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Photovoltaics is the direct conversion of sunlight to electricity using semiconductor technology. Current solar cells convert approximately 15-20% of the incoming solar energy into electricity. PV technology employs layers of micro-fine crystalline silicon to convert ordinary sunlight into small electrical charges, this process is then multiplied thousands of times over. A single PV cell consists of two or more thin layers of semi-conducting material, most commonly crystalline silicon. When the silicon is exposed to light, small electrical charges are generated and conducted away by metal contacts as direct current (DC). To maximize energy collection and conversion, single cells are connected together and housed in a module. Modules are in turn, connected together to generate usable volumes of electricity, an inverter is also used to convert high voltage DC into lower voltage AC power.

There are essentially two types of PV module cell technology, monocrystalline and polycrystalline. Crystalline can again be broken down into two types:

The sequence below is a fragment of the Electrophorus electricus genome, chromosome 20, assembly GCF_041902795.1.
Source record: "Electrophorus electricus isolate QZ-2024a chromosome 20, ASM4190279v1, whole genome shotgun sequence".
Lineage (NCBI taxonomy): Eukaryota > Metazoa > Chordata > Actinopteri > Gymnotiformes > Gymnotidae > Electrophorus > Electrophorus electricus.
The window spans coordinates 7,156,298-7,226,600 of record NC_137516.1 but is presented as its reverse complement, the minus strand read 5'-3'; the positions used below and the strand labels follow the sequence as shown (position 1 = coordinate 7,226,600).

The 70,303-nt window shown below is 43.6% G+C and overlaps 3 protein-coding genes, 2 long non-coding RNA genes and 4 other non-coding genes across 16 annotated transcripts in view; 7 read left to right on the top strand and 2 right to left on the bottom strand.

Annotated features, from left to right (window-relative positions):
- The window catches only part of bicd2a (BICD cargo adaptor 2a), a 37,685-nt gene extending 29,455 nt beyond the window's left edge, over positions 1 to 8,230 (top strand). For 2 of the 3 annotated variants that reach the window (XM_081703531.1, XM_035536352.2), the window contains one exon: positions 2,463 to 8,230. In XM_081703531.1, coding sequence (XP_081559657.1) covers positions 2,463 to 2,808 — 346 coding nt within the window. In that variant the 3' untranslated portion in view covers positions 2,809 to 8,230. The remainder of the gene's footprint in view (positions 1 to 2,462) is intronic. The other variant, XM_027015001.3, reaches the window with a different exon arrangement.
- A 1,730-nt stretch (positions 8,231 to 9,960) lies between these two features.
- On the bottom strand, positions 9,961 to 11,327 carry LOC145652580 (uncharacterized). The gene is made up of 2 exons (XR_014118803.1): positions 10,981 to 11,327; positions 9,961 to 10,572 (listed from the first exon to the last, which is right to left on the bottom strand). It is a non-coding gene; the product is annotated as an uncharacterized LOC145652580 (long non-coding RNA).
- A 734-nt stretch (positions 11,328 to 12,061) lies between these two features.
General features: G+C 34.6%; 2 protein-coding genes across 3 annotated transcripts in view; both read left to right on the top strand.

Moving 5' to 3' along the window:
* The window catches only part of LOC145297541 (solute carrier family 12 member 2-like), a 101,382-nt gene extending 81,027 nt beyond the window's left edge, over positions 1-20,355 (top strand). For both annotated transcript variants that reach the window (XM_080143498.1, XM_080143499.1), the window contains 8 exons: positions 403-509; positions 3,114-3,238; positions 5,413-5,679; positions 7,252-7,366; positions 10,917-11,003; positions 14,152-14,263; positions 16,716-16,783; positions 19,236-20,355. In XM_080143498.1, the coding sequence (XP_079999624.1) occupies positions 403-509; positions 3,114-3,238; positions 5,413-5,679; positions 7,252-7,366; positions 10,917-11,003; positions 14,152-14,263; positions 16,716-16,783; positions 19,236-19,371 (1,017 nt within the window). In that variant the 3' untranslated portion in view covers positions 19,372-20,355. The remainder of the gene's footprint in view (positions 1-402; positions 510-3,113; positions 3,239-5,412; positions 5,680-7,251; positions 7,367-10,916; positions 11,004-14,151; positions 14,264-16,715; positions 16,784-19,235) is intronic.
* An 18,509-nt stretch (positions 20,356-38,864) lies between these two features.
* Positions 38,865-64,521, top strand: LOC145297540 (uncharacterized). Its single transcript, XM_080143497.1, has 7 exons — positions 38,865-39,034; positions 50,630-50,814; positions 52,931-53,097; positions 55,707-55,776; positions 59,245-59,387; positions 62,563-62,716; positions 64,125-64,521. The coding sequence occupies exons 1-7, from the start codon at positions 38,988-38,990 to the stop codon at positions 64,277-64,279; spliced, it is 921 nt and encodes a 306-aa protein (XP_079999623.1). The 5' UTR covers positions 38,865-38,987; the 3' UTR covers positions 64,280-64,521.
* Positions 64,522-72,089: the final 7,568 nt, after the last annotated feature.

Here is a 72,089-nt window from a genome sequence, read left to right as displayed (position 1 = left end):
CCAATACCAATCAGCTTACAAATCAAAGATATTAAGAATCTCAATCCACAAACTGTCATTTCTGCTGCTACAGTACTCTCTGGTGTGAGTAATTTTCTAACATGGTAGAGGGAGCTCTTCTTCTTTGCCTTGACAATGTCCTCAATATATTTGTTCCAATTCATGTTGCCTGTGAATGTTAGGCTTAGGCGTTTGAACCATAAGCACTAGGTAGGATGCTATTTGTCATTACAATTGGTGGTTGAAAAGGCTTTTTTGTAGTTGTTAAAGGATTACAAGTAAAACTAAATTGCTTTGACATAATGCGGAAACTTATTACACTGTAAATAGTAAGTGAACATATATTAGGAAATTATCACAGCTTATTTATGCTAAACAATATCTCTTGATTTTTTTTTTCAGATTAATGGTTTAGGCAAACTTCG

AGRIS mono shutterstock_228377233 LOWMonocrystalline Cells These are made using cells cut from a single cylindrical crystal of silicon. While monocrystalline cells offer the highest efficiency (approximately 18% conversion of incident sunlight), their complex manufacturing process makes them slightly more expensive.


AGRIS shutterstock_89488942 LOWPolycrystalline Cells These are made by cutting micro-fine wafers from ingots of molten and recrystallized silicon. Polycrystalline cells are cheaper to produce, but there is a slight compromise on efficiency (approximately 14% conversion of incident sunlight).